FLAC to OPUS - Convert audio online
|#||Output File||Source File||Action|
How to convert FLAC to OPUS:
1. Click the "Choose Files" button to select multiple files on your computer or click the "URL" button to choose an online file from URL, Google Drive or Dropbox. The source file can also be video format. Video and audio file size can be up to 200M. You can use file analyzer to get source audio's detailed information such as track name, genre, bitrate and sampling rate.
2. Set target audio format, bitrate and sample rate. The target audio format can be WAV, WMA, MP3, OGG, AAC, AU, FLAC, M4A, MKA, AIFF, OPUS or RA.
3. Click the "Convert Now!" button to start batch conversion. It will automatically retry conversion on another server if one fails, please be patient while converting. The output files will be listed in the "Conversion Results" section. Click icon to show file QR code or save file to cloud storage services such as Google Drive or Dropbox.
FLAC vs OPUS:
|Full name||Free Lossless Audio Codec||Opus Audio Format|
|Developed by||Xiph.Org Foundation||IETF codec working group|
|Type of format||Audio file format||Audio file format|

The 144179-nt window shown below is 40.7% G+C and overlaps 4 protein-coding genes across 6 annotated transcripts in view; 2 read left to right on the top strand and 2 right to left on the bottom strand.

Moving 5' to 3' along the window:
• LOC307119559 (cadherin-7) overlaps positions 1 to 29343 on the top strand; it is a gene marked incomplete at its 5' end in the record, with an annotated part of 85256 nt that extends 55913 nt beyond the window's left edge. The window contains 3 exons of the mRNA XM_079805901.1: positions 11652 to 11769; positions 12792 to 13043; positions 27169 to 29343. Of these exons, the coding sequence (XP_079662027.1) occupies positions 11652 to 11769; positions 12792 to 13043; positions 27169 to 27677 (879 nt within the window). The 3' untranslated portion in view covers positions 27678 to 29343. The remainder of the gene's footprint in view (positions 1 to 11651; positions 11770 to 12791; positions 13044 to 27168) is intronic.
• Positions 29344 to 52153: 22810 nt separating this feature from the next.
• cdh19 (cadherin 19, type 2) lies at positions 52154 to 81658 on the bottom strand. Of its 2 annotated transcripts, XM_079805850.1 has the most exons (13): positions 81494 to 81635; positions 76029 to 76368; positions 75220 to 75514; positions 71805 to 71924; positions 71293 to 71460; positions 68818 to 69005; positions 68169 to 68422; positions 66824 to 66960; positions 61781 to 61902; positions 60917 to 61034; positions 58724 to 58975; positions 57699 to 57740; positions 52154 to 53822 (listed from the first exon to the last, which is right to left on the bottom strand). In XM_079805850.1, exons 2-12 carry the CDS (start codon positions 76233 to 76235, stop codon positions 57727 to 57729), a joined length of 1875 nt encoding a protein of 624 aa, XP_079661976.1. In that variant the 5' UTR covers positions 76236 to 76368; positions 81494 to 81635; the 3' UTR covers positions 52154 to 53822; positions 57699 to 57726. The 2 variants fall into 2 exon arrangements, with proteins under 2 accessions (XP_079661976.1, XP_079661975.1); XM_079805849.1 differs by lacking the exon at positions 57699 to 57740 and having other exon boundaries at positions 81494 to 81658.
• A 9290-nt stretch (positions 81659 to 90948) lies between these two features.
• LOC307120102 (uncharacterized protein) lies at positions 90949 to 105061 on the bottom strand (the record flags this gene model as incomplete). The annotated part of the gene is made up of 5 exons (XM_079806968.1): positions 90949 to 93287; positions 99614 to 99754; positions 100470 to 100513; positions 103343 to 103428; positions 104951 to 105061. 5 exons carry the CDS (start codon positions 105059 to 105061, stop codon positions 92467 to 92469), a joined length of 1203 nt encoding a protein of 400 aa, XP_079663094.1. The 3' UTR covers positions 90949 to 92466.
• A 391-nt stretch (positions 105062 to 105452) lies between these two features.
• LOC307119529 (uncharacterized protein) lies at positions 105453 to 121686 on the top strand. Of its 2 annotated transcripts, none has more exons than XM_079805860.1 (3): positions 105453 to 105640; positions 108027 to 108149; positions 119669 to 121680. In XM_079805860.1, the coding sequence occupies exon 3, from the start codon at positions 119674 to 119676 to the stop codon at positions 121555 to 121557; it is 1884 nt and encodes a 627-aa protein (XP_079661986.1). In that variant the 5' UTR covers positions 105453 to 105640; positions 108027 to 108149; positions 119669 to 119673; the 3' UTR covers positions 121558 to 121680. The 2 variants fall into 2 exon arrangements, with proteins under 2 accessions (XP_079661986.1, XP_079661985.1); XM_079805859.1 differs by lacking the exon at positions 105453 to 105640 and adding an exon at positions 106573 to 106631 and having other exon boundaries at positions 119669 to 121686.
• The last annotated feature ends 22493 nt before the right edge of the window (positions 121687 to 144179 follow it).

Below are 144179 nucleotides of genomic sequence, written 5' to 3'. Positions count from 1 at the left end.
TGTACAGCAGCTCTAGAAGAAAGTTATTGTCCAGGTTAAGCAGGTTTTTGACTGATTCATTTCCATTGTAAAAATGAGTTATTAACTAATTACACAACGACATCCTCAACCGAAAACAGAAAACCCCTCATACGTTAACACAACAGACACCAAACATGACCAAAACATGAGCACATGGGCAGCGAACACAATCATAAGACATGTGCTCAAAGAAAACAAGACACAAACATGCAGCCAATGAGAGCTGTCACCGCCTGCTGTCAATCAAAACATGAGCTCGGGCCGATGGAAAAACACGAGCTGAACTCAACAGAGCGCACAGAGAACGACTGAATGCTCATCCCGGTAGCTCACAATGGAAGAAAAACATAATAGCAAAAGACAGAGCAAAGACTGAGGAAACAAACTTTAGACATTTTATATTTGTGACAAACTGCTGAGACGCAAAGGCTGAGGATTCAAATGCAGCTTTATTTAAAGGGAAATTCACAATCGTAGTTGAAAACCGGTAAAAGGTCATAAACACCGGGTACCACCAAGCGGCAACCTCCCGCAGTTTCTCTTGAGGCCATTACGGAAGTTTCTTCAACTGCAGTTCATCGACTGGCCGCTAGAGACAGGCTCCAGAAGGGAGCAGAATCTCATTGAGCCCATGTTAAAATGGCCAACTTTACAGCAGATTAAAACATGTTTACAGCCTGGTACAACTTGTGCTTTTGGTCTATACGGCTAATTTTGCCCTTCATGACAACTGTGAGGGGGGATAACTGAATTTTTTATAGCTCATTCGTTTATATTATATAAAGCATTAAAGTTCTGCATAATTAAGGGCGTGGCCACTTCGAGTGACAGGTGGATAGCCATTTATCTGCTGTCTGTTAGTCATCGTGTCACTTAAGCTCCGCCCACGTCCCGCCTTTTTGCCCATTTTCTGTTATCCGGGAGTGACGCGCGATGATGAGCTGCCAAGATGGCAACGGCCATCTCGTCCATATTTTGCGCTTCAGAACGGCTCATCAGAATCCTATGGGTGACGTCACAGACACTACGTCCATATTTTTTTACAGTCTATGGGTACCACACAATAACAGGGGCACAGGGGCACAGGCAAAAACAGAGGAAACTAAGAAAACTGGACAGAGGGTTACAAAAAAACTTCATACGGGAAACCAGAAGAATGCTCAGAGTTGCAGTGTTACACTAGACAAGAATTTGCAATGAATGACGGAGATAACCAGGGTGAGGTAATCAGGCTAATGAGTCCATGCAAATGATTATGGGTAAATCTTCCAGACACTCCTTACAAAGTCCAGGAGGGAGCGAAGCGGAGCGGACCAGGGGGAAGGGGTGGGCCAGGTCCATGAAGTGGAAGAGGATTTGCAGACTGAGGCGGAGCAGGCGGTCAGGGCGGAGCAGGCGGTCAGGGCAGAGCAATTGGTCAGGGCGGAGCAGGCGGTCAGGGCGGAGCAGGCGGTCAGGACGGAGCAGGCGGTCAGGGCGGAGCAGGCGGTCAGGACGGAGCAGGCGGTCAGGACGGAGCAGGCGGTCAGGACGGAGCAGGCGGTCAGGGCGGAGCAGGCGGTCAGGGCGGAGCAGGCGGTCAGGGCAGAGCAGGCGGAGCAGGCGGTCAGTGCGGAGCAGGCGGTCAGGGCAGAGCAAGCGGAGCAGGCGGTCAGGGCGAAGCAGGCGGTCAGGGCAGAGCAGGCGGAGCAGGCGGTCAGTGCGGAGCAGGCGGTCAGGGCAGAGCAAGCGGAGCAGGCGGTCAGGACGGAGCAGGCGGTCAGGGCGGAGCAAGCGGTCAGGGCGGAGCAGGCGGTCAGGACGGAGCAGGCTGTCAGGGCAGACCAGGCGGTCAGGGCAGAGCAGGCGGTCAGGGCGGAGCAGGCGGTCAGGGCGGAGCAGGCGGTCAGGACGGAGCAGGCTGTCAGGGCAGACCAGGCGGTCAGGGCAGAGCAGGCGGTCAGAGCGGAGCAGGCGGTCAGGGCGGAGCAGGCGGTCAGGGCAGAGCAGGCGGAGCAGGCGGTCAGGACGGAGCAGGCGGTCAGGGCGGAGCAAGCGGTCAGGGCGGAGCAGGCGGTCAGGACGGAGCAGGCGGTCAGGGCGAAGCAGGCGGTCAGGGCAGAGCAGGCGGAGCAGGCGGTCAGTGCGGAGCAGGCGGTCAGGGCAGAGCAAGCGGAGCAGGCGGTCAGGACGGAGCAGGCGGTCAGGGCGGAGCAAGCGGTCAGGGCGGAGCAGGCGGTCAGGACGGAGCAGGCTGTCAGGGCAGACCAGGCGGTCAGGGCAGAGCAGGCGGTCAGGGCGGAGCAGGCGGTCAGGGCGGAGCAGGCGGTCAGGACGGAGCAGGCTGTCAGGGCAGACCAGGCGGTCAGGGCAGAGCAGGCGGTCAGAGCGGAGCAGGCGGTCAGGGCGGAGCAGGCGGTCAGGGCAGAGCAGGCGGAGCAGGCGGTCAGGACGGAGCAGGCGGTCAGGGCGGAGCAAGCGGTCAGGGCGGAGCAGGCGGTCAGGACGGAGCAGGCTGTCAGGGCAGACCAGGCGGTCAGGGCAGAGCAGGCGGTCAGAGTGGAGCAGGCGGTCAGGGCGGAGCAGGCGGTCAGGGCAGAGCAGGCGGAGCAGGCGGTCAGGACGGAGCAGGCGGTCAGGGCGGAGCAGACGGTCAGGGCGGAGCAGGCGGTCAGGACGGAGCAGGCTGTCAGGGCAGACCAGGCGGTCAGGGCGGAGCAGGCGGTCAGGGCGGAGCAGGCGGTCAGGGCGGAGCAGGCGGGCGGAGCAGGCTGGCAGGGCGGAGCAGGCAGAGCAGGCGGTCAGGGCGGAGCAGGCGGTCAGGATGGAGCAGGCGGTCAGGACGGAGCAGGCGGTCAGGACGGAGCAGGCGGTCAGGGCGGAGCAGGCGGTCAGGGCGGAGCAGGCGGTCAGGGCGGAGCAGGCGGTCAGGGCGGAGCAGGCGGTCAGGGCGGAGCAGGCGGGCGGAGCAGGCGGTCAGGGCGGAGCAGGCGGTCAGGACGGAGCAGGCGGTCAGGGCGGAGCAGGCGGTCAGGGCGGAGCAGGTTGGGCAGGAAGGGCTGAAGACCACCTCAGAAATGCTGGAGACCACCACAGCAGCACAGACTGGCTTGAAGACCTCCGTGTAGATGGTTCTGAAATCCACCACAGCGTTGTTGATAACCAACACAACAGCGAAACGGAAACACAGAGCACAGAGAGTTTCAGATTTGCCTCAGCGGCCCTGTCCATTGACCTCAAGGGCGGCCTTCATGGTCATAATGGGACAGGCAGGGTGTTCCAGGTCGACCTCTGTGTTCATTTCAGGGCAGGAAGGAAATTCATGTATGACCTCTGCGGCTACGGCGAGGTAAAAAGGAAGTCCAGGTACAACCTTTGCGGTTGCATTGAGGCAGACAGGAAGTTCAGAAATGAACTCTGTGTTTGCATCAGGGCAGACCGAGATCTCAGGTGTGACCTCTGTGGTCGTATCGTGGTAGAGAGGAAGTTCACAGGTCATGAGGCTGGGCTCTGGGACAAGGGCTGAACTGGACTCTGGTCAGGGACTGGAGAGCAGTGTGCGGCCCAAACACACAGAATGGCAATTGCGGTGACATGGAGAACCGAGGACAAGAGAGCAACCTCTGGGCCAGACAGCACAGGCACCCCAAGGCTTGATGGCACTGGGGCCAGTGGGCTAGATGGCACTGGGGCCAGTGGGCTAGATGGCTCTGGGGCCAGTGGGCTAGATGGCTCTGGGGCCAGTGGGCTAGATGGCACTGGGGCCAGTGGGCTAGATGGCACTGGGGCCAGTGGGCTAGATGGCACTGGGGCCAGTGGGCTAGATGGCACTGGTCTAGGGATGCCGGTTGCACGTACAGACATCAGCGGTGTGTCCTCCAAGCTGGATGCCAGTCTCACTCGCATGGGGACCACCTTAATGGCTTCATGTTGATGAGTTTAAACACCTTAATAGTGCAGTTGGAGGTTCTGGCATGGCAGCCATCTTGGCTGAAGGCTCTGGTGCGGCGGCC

|Introduction||FLAC (Free Lossless Audio Codec) is an audio coding format for lossless compression of digital audio, and is also the name of the reference codec implementation. Digital audio compressed by FLAC's algorithm can typically be reduced to 50-60% of its original size and decompress to an identical copy of the original audio data.||Opus is a lossy audio coding format developed by Xiph and standardized by the IETF, designed to efficiently code speech and general audio in a single format, while remaining low-latency enough for real-time interactive communication and low-complexity enough for low end ARM3 processors.|
|Technical details||The technical strengths of FLAC compared to other lossless formats lie in its ability to be streamed and decoded quickly, independent of compression level. In a comparison of compressed audio formats, FFmpeg's FLAC implementation was noted to have the fastest and most efficient embedded decoder of any modern lossless audio format.||Opus supports constant and variable bitrate encoding from 6 kbit/s to 510 kbit/s, frame sizes from 2.5 ms to 60 ms, and five sampling rates from 8 kHz (with 4 kHz bandwidth) to 48 kHz (with 20 kHz bandwidth, the human hearing range). An Opus stream can support up to 255 audio channels, and it allows channel coupling between channels in groups of two using mid-side coding.|
|Associated programs||Windows 10, Android, Blackberry 10 and Jolla devices.||FFmpeg, AIMP, Amarok, cmus, foobar2000, Mpxplay, MusicBee, SMplayer, VLC media player, Winamp|
|Wikipedia||FLAC on Wikipedia||OPUS on Wikipedia|